New Orleans’ murder tally climbed for the second year in a row last year, ending at 176. It was the highest body count since 193 people were slain in 2012. Critics questioned whether Mayor Mitch Landrieu’s NOLA For Life murder-reduction strategy is having the impact the administration claims, reports the New Orleans Times-Picayune. The year’s killings included domestic violence incidents inside homes, low-level narcotics dealers engaged in bloody turf wars and higher-profile cases such as the Nov. 27 mass shooting on Bourbon Street that left a bystander dead, nine others injured, and inflicted new scars on the city’s vital tourism industry. It was the second mass shooting on Bourbon Street since 2014.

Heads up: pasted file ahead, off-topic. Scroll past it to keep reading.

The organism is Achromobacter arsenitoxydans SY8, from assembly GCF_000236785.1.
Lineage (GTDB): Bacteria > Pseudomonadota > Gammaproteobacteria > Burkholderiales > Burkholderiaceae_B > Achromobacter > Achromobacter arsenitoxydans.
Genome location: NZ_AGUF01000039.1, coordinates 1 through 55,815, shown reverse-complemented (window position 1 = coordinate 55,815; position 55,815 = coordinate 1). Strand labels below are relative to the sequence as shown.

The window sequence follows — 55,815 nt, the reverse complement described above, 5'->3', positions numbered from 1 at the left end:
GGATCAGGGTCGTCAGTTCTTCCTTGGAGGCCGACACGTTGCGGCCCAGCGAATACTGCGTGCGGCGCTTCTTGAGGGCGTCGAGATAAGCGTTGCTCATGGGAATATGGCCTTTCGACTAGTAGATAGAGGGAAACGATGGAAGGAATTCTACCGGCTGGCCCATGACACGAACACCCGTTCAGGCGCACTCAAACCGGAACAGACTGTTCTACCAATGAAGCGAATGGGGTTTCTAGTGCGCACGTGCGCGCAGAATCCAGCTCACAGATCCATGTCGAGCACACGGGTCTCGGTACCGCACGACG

Criminologist Peter Scharf, of LSU’s School of Public Health, said a second consecutive year with an increase in murders questions the Landrieu administration’s much touted strategy to reduce New Orleans high murder rate. “There is no articulable strategy on the part of the city,” Scharf said. “NOLA For Life, to this date, hasn’t been effective. And if someone is dying of cancer and the chemotherapy regimen doesn’t work, you don’t just keep doing the same thing. You go to something else.” The Landrieu administration disputes that assessment, pointing at lower proportion of killings among young African-American men, the program’s main focus. Landrieu spokesman Tyronne Walker said the administration not only stands by NOLA For Life, but is amplifying it this year. “Obviously, we’re seeing a spike (in murders) and we can’t run from that,” Walker said. “But we are confident in our strategy. … We’re doubling down on all parts of the strategy.”